Lies, deceit and other false statements

D Rosen ‘There is a smile of love, And there is a smile of deceit, And there is a smile of smiles In which these two smiles meet’ – William Blake You can say, and do things which cause others to react in certain ways. What and how you deliver a statement, and what and

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D Rosen

‘There is a smile of love,
And there is a smile of deceit,
And there is a smile of smiles
In which these two smiles meet’ – William Blake

You can say, and do things which cause others to react in certain ways.

What and how you deliver a statement, and what and how the person reading or hearing that statement reacts, when compared with truth and reality, defines the wrongdoing in Law, and the remedy.

Different scenarios cause different consequences, with different remedies. In this blog post, I explore some of the obvious scenarios which do not result from contractual relationships

A. Negligent Misstatement:

In order to establish negligent misstatement, there are 4 characteristics which define a special relationship between the parties. These were set out in Caparo Industries plc v Dickman[1]

These 4 characteristics are better known as the assumption of responsibility test:

1. The adviser knew or by inference knew that the advice was required for a purpose;
2. The adviser knew that the advice would be communicated to the advisee;
3. It was known that the advice would be acted upon by the advisee without independent inquiry; and
4. It was acted upon by the advisee to his detriment.

B. Deceit:

4 different characteristics as set out in Bradford Third Equitable Benefit Building Society v Borders[2]

1. A representation made by facts or conduct. However, mere silence, however morally wrong, will not support an action of deceit.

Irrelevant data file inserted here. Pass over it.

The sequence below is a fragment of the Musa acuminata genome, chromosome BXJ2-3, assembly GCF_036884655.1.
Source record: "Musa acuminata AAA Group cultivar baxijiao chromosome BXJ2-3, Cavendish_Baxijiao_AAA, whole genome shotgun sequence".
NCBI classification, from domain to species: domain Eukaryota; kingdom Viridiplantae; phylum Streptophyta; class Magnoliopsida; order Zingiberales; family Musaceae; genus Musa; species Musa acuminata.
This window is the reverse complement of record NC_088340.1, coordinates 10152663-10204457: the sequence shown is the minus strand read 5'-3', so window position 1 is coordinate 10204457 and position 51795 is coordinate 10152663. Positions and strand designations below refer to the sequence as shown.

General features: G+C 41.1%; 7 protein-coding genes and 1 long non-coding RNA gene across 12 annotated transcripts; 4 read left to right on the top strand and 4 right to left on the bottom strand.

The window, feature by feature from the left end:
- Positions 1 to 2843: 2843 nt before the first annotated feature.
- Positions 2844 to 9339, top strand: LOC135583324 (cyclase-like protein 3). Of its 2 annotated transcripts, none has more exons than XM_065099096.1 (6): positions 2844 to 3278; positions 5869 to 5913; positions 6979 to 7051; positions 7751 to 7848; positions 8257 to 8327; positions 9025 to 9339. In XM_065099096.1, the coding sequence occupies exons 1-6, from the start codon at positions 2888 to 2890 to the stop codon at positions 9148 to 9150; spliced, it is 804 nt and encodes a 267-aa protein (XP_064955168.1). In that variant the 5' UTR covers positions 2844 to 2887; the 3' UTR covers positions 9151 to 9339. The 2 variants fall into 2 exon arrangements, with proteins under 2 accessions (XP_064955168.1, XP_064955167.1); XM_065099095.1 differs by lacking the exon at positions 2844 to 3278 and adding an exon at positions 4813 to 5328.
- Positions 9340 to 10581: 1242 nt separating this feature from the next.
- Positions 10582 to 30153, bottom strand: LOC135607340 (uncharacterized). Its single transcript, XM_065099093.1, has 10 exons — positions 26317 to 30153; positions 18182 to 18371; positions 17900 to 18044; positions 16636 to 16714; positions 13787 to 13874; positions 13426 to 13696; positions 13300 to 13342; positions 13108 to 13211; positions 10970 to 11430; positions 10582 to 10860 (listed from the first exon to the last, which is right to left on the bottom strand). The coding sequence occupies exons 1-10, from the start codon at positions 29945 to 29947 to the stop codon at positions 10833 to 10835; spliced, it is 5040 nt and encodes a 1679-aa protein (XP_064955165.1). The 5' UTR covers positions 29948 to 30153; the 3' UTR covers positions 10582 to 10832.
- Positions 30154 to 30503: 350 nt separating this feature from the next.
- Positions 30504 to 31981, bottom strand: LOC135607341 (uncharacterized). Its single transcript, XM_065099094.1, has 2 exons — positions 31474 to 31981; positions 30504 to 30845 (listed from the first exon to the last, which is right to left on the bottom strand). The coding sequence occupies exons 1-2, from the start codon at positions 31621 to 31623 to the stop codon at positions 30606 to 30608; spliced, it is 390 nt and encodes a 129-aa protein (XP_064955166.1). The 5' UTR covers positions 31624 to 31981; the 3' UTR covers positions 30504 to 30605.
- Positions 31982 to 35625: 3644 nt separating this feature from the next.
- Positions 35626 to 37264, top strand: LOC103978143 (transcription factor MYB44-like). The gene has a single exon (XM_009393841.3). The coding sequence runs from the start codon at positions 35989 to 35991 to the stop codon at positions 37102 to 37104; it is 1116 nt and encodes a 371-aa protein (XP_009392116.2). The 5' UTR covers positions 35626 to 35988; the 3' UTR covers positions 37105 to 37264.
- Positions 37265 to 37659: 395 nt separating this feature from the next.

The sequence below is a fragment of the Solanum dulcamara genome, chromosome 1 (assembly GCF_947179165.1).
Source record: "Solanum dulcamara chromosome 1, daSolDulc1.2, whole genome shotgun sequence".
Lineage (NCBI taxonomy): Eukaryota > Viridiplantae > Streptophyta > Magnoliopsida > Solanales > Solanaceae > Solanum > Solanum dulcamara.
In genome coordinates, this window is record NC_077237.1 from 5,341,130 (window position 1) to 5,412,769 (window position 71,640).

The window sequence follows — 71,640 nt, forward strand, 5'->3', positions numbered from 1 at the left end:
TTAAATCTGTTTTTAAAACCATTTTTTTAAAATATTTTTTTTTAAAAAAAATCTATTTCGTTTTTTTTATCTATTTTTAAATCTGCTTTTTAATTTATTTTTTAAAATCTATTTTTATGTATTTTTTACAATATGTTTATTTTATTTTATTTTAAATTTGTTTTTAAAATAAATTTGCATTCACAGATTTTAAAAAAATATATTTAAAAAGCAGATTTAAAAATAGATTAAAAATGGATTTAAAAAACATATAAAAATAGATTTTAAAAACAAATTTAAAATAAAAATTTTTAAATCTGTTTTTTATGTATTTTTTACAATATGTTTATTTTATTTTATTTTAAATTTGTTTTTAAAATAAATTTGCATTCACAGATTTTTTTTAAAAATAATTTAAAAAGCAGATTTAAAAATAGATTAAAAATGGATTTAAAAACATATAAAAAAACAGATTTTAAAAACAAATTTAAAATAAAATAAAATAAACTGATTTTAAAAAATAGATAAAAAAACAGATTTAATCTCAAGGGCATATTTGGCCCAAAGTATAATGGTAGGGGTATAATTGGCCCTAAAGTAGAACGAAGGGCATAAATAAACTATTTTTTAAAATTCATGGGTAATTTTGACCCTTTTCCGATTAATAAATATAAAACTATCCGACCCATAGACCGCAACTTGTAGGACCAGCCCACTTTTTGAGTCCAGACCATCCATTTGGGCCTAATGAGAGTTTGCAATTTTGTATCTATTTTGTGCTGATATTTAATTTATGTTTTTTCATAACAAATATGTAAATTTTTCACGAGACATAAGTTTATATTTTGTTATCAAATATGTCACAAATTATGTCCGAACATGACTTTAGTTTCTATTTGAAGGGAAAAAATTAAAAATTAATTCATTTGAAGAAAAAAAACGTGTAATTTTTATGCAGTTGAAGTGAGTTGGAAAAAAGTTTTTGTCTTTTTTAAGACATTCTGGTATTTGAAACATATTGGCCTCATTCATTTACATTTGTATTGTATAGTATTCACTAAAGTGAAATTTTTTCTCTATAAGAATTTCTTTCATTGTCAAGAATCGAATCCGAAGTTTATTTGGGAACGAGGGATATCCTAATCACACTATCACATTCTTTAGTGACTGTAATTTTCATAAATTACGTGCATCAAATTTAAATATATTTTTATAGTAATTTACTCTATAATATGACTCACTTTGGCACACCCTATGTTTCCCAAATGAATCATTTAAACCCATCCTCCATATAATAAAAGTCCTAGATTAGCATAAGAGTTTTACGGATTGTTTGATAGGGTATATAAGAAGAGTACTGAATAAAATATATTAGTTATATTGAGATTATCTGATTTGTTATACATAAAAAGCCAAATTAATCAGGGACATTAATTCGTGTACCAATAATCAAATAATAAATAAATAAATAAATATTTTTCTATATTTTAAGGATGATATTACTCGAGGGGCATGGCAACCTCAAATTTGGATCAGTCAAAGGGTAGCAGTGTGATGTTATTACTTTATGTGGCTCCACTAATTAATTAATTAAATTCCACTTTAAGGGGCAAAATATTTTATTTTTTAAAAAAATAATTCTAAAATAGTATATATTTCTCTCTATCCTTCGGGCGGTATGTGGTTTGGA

2. A representation must be made with knowledge that it is false. It must be wilfully file, or at least made in the absence of any genuine belief that it is true.
3. It must be made with the intention that it must be acted upon, in the manner which resulted in damage to him…If, however, fraud can be established, it is immaterial that there was no intention to cheat or injure the person to whom the false statement was made…
4. It must be proved that someone has acted upon the false statement and has sustained damage by so doing…

Although in civil cases the standard of proof is the balance of probabilities, the degree of probability will vary according to the seriousness of the allegation to be proved.

If deceit is established, the caps of remoteness usually found in negligent misstatement, is far wider. The Defendant will be liable for all losses flowing directly from the Tort, whether they were foreseeable or not.

C. Injurious/Malicious Falsehood:

This tort was considered in Ratcliffe v Evans[3]:

‘…an action will lie for written or oral falsehoods, not actionable per se nor even defamatory, where they are maliciously published, where they are calculated in the ordinary course of things to produce, and where they do produce, actual damage, is established law. Such an action is not one of libel or slander, but an action on the case for damage wilfully and intentionally done without just occasion or excuse, analogous to an action for slander or title. To support it, actual damage must be shewn, for it is an action which only lies in respect of such damage as has actually occurred’.

The Tort is committed where the Defendant:
1. Made a false statement to a 3rd party;
2. with malice;
3. as a result of which the Claimant suffered damage.

So be careful what you say and what you do, because what is said or done, may result in qualifying under one of the above torts, which will likely lead to damages and costs being paid.

Professor Rosen is a Solicitor-Advocate, Partner and head of Litigation at Darlingtons Solicitors

REFERENCES:
[1] [1990] UKHL 2
[2] [[1941] 2 All ER, 211
[3] [1892] 2 QB 524

David Rosen

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